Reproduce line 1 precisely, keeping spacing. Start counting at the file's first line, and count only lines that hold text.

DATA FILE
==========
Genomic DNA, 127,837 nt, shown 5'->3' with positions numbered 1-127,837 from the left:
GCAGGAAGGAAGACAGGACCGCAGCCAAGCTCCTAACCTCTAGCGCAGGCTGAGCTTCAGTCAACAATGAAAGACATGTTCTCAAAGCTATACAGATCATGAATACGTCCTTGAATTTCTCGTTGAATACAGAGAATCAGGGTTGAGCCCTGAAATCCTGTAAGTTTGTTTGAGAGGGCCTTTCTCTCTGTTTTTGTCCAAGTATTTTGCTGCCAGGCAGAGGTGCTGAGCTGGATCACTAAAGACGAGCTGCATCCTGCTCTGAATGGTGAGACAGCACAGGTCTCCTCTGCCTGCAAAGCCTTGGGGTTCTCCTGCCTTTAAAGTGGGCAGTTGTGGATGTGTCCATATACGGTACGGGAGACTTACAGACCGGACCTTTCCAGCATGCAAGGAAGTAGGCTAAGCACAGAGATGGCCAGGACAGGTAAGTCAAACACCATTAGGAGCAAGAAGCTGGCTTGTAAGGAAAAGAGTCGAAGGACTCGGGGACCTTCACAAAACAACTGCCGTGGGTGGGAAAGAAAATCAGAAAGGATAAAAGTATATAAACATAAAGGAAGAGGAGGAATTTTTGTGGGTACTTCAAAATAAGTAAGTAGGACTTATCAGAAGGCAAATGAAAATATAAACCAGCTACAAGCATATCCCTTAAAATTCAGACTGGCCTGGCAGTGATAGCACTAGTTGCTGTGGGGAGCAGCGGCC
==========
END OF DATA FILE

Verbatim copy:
Genomic DNA, 127,837 nt, shown 5'->3' with positions numbered 1-127,837 from the left: